Tips and Tricks, Tokyo, Travel Destinations

Surviving and Conquering the Tokyo Subway System

There are so many more people in Tokyo than in New York, but it’s pristine. It’s so organized, and yet the address system is in complete chaos.” ―Nick Wooster

Arayashima local station in Kyoto, Japan.

As of the year 2017, there exists 180 metro systems across the globe, spanning 56 countries and more than 170 cities. While it may not be the largest or the busiest, the Tokyo subway system is one of the most complex metro systems in the world. Aside from the system’s 13 different subway lines extending all throughout the city, there are multiple companies which operate subway and bullet train lines throughout the country.

While it may appear intimidating to a first-time traveler, the Tokyo subway system is actually quite well laid out and fairly simple to use once you get the hang of it!

1. Reading subway maps and signs

Image retrieved from: by

Like most of the signage found throughout Tokyo, the subway system maps and signs are offered in both Kanji and English. All stations have city-wide maps displayed on the walls for passengers to refer to, as well as line-specific maps including the individual and number of each station. Stations are labelled with both letters and numbers, the letter identifying the area of the city the station is found in, and the number identifying its location. Additionally, each line is color coded to simplify differentiating one from another.

For example, the Ginza line services the Ginza commercial district in Tokyo. The line is identified by the letter G and the color orange, with 19 stations numbered 1 through 19. Therefore, if you were trying to get from one end of the Ginza line to another, you would simply get on the G train at stop G1 and ride the train 19 stops until you reached stop G19. While it may sound confusing, the color and number identification simplifies traveling throughout the system.

2. Getting a SUICA card

If you plan on staying Tokyo for more than a couple days, or plan on using the subway a lot, investing in a SUICA card will definitely be worth your time. For a deposit of 500 yen, the card enables you to tap through all subway (and most other train) stations. The card can be reloaded at SUICA machines found at each subway station, and the machines provide step by step instructions on how to purchase and load the cards, available in multiple languages. Additionally, SUICA cards can be used not only in Tokyo, but for subway systems all across the country, including the Kyoto and Osaka city subways.

One of the greatest things about SUICA extends beyond the subway. SUICA cards can be used to purchase drinks and snacks from vending machines, of which there are more than 5 million across the country. Yes, that number is correct, there are enough vending machines in Japan to have 1 machine per every 23 people, and some even offer alcohol. The versatility offered by SUICA cards makes them completely worth it for every solo traveler!

Check out this step-by-step guide to purchasing your SUICA card upon arrival in Japan!

3. Maneuvering the multiple companies

The many train companies operating throughout Japan. Image retrieved from:

Unlike most subway systems which are operated by one single company funded but the municipal government, Tokyo has three main subway companies which operate throughout the country. Some tickets are universal and can be used across multiple lines, while other lines require separate tickets to ride. This is another instance where having a SUICA card simplifies things, as you can simply tap the cards across the multiple subway systems without worrying about purchasing separate tickets.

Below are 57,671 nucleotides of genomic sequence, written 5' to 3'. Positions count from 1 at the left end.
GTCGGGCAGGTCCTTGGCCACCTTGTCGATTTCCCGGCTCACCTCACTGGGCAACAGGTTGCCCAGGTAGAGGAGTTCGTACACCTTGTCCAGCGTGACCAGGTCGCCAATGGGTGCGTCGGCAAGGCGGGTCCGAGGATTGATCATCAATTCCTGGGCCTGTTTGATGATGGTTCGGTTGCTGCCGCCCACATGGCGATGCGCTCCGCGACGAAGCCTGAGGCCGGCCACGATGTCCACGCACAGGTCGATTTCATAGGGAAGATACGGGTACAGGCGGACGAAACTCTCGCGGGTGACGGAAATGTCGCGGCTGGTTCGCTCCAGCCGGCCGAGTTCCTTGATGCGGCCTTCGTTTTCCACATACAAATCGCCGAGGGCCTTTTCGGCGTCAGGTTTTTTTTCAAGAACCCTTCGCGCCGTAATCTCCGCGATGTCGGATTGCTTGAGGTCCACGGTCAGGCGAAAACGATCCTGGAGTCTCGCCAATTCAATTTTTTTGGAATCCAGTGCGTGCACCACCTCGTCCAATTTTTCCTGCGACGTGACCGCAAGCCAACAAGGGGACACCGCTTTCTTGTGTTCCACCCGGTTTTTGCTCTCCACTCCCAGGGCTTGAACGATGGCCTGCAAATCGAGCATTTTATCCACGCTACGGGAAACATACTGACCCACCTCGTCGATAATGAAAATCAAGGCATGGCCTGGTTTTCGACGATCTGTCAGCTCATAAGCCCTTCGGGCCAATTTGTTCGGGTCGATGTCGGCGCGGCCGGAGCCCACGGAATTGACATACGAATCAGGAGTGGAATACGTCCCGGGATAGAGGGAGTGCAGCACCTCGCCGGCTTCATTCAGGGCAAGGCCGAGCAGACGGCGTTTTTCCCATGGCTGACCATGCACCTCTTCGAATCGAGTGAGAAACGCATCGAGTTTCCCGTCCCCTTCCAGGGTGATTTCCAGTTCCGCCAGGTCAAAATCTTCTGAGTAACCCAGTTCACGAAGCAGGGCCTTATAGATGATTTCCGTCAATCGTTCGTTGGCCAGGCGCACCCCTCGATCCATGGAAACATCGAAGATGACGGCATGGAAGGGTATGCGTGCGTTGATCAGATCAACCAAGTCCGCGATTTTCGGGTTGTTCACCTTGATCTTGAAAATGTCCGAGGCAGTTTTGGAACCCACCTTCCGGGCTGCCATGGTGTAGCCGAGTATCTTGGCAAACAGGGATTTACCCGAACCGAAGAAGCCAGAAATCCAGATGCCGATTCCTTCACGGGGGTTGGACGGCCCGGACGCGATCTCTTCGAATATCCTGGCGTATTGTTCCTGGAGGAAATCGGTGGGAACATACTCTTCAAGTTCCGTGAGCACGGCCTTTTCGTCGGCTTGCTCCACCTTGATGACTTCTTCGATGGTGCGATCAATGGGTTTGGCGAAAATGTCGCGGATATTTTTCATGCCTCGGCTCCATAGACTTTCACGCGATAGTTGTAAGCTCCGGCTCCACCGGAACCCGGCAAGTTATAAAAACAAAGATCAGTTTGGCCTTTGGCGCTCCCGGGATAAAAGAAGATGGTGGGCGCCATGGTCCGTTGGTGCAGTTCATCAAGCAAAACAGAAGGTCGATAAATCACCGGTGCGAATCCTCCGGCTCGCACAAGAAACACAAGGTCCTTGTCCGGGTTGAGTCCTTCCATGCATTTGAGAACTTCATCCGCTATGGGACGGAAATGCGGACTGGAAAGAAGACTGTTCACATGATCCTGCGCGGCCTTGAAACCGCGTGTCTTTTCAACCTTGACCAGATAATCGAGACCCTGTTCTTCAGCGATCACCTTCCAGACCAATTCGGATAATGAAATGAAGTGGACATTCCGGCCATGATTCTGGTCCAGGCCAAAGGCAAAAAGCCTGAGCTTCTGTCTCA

The two most common systems within Tokyo are the Tokyo Metro subway and the JR Rail systems. While the Tokyo Metro subway is mainly located in Tokyo proper, JR Rail trains operate across the entire country. JR Rail tickets tend to be more expensive, and therefore you should plan your subway travels well in advance in order to avoid paying more for the JR Rail when you could have reached the same destination for less on the Tokyo Metro subway.

4. The famous Japanese bullet trains

The famous Japanese Shinkansen. Image retrieved from:

While Tokyo may be recognized for its extensive subway system, the country’s bullet train system, referred to in Japan as the Shinkansen, is globally recognized as one of the fastest train systems in the world. Bullet trains run all across the country, and many people travelling from Tokyo to other cities and regions in Japan use the bullet train to do so. While the bullet train can be fairly pricey, costing well over $50 per ticket depending on the distance being traveled, tourists are able to purchase advanced bullet train tickets at a discounted rate. For travelers wishing to visit Kyoto from Tokyo, a one-way trip on the bullet train takes around 2-and-a-half hours, versus a 5-and-a-half-hour drive by car.

Bullet trains in Japan offer two types of tickets: reserved and non-reserved. Although they are less costly than the reserved tickets, non-reserved tickets do not guarantee a seat on the train, and therefore you may find yourself standing for the entirety of your journey. On the other hand, reserved tickets cost more but afford you the comfort of knowing you’re guaranteed a seat for a more comfortable journey. Additionally, many bullet trains have smoking cars which allow passengers to smoke cigarettes during the ride, so if you don’t enjoy the smell of cigarette smoke, make sure to avoid reserving seats in these cars before booking.

Check out this extensive guide on maneuvering the Japan Rail system.

Check out my blog post on why Tokyo is the ideal city for solo travelers!

Do you have any tips for navigating public transportation in Japan? If so leave a comment down below, and share your travel stories!

Happy Travels! – Taylor

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